Being Ostracized As A Transgender Person Is Psychological Manslaughter – At Best

I am more than hurt. I feel as if I have been violated.
05/22/2017 11:57 am ET Updated May 22, 2017

As a raging extrovert, I’m not the kind of person who likes to be alone. I write literature reviews in bars because I like knowing other people are around. I’m a social person, and being around others basically recharges my batteries.

(And, aside from preferring the company of others, I also hope one of them may know CPR when I fall face-down in my hummus having read yet another take on Marx. Seriously, if you do search for “Marx” in Google Scholar, there’s some 16,300 listings, with 150 written in just 2017 alone. And here’s the worst part: those are just the results for “Groucho Marx;” I lit you not.)

The truth is, however, even us raging humanity sponges find ourselves alone once in awhile. I, for instance, will not have any friends at the next political economy conference after my crack about Marx.

Sometimes, though, my solitude is voluntary. I prefer to walk on the beach alone, for instance. Certainly, pre-marriage I never thought this would be true; having seen from “From Here to Eternity” more than a few times, I just figured everyone ended up making out in the sand. But having been married once to a person that believes in stopping every foot – really – to look at shells and rocks and water molecules, I’m more inclined to think Tom Hanks in “Castaway” is the way to go.

I also like to read alone. The beach, a park, a dimly lit corner of my favorite pub: I’ve been known to sink alone into a chair with a glass of wine (or two) and read for hours. Often wondering to myself: “Why don’t I do this more often?” and “How the hell do people read in dimly lit corners? Jeez, is it dark in here.”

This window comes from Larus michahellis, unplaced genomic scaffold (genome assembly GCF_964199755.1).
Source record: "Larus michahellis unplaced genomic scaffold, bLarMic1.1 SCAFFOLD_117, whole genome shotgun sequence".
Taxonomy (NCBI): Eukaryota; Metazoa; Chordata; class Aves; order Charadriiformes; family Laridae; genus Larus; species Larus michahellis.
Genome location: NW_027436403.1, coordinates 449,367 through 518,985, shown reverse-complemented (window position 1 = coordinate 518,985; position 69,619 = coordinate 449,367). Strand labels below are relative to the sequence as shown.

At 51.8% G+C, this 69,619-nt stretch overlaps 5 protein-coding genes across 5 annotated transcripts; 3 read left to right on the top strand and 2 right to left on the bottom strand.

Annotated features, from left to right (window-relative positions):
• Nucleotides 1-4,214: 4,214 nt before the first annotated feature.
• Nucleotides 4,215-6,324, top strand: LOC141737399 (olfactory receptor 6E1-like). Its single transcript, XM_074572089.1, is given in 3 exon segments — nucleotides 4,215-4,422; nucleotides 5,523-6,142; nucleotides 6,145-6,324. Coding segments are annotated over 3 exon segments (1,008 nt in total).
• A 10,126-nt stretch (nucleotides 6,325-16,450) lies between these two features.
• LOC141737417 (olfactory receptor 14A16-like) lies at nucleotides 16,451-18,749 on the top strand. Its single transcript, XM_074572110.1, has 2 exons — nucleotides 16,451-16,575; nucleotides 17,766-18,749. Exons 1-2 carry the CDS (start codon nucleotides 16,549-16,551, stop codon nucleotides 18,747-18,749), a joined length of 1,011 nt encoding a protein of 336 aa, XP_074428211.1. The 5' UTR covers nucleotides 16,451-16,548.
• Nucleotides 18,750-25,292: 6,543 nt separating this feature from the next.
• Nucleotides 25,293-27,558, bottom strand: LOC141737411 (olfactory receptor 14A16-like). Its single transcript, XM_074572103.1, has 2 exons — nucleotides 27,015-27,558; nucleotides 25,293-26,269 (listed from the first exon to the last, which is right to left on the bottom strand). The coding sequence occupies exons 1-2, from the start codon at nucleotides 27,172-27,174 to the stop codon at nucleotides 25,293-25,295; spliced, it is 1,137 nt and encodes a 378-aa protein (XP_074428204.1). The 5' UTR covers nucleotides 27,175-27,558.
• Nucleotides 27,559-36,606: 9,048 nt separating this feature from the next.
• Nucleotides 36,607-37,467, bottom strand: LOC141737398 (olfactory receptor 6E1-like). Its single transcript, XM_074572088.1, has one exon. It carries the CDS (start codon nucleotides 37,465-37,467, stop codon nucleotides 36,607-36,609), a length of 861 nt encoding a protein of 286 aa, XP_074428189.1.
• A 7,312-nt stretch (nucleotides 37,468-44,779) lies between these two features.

Middle-aged eyesight aside, I’ve been so dedicated to this concept of reading solo that I used to have a fellow lone-reader go with me, just so we could read our books together and jointly send off an “I’m not lonely; I just want to be left alone” vibe. It was either that or start bringing a blood-painted volleyball with me to put on the other side of the table.

Now, of course, I’m transgender and that seems to set off it’s own vibe – and I still get to read alone whenever I choose. Good enough.

Recently, however, I found myself at a mass-market chain restaurant reading a book all by my lonesome, and I wasn’t happy about it at all. For one thing, I pretty much have to go to chains these days as they’re the only places I can see to read my damn book. After spending all that money on faux-tchotchkes they want to make quite sure you see them.

More critically, however, I was eating alone because I wasn’t invited to a dinner that I would have been pre-transition. Some of my oldest friends were there. But I was not there – and that was quite by design. It seems my transgender status would be “confusing” to children who might be in attendance.

Purely from a bullshit perspective this is insulting. It’s not children who have problems with transgender people – it’s many of the closed-minded adults that raise them that are clueless. Indeed, when I heard this, that was just the first of many logical arguments that filled my thoughts. Thank God, even with my mind full of Karl Marx citations there’s still some room for other things like indignity. (With nearly 3,000 Karl Marx-Google Scholar hits in 2017 alone, I’d say that’s pretty impressive.)